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Cobblestone American History and Current Events for Kids and ChildrenCobblestone American History and Current Events for Kids and Children

Cobblestone American History and Current Events for Kids and Children September 2018

COBBLESTONE is the award-winning and respected leader in the study of American history for young people. COBBLESTONE tells America’s story through a unique mix of captivating articles, lively graphics, historical photographs, primary sources, and maps. Each themed-issue examines historical events in detail making them exciting and relevant to today. A must-have for every history classroom and media center. Grades 5-9.

United States
Cricket Media, Inc.
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9 Issues


access_time2 min.
getting started

Quick! Name the three best-known Americans during the Revolutionary War-era. We’ll get the list started for you. The first two people are George Washington and Benjamin Franklin. And number three is? Does Dr. Benjamin Rush sound familiar? If not, get ready to meet this interesting but less well-known Founding Father. Rush was among the many great thinkers who participated in the founding of the nation. He lived in Philadelphia. Philadelphia was the fastest-growing city in the Colonies. It was where many of the meetings in which decisions about the future of the country took place. Rush participated in some of those nation-forming organizations and conventions. Those experiences introduced him to other Americans who were ready to fight for freedom from British tyranny. Strong friendships grew during that dangerous time. Men kept…

access_time3 min.
seizing opportunity

Benjamin Rush’s childhood had moments of tragedy and of opportunity. His father, John Rush, was a farmer and a gunsmith. John and his wife, Susanna, settled in Byberry Township, about 12 miles outside Philadelphia. Benjamin was born on January 4, 1746. When he was about six years old, his father died. Susanna was left to care for their seven children on her own. She moved the family to Philadelphia and opened a general store. Philadelphia was the largest city in the American Colonies. Susanna’s shop was so successful that she opened a second store selling china. Benjamin might have lived out his days as a farmer or a shopkeeper. But his mother sent him and his brother Jacob to live with an uncle. The Rev. Dr. Samuel Finley was the headmaster…

access_time1 min.
mrs. rush was famous, too!

Like her husband, Julia Stockton Rush was devoted to the patriot cause. With Esther de Berdt Reed and Sarah Franklin Bache, she formed the Ladies Association of Philadelphia. During the Revolutionary War (1775–1783), they organized prominent women in the city to raise money to aid the Continental Army. Word of their fundraising spread to other colonies, too. The Philadelphia association hoped to simply give the money to the soldiers. But General George Washington did not like that idea. He feared that the soldiers would not spend it wisely. He asked the women to make shirts for the men. Clothing for the soldiers was scarce. The women bought linen, thread, and needles and went to work. They presented the army with 2,200 hand-sewn shirts in 1780.…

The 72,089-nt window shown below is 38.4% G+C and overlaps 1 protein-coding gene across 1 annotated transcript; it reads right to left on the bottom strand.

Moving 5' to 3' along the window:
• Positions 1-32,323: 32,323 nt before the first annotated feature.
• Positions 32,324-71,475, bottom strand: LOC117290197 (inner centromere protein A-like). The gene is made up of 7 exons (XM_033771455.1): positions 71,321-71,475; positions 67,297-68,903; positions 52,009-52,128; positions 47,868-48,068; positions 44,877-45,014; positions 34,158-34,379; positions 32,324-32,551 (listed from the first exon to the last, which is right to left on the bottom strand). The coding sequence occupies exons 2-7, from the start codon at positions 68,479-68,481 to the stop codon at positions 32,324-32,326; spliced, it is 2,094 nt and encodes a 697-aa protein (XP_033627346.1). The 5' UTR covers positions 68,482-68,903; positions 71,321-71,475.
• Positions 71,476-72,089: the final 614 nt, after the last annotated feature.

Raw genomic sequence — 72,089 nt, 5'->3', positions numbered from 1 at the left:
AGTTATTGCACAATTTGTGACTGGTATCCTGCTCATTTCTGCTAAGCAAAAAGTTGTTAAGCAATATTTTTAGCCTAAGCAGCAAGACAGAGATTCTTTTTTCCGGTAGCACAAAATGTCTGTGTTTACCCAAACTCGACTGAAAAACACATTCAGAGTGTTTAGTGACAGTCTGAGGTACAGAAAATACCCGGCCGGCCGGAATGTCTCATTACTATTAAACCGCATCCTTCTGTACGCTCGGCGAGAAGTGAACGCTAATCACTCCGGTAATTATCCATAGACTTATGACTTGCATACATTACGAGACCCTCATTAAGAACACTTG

access_time5 min.
famous physician

In Colonial America, medicine as a profession was open only to men. Few doctors had any formal medical training. They mostly were self-taught or learned as apprentices. There were no qualifying exams or licensing procedures. Doctors were asked to make house calls only for serious illnesses. Physicians also functioned as apothecaries. They made and sold medicines, as pharmacists do today. Young Benjamin Rush was one of the few Colonial doctors who served as an apprentice and obtained a medical degree. He apprenticed for five years with Dr. John Redman, Philadelphia’s leading physician. He prepared medicines in Redman’s apothecary shop. He visited patients in the city’s Pennsylvania Hospital. It was the first public hospital in the Colonies when it opened in 1751. In 1765, Philadelphia also became home to the first medical…

access_time5 min.
colonial diseases

In 1736, four-year-old Franky developed a fever and aches. Then spots appeared all over his body—even in his mouth. Within a few days, the boy was dead. Franky was the son of famous inventor and patriot Benjamin Franklin. Like so many others in the 1700s, he died of smallpox. Around the same time that Franky became ill in Philadelphia, hundreds of people in New England died of “throat distemper.” The victims were mostly children. They experienced fevers and sore throats. Their tonsils became inflamed. Historians think the epidemic was caused by one of two diseases: scarlet fever, which brings a red rash, or diphtheria, which causes a suffocating film to grow in victims’ throats. In 1760, George Washington’s wife, Martha, contracted measles in Virginia. Measles is marked by a high fever and…

access_time1 min.
cure for a cough

[Cough] may be cured in the Beginning with riding moderately on Horseback every Day, and only taking a little Ground Ivy Tea sweeten’d with Syrup of Horehound at Night when you go to Bed. But in case it be violent, it will be proper to bleed Eight Ounces and be constant in the Use of the other Remedies. In the mean while, you must use a spare and cooling Diet, without either Flesh or strong Drink. Nor should you stove yourself up in a warm Room, but breathe as much as possible in the open Air. And to prevent this Mischief, don’t make yourself tender [“soft”], but wash every Day in cold Water, and very often your Feet.…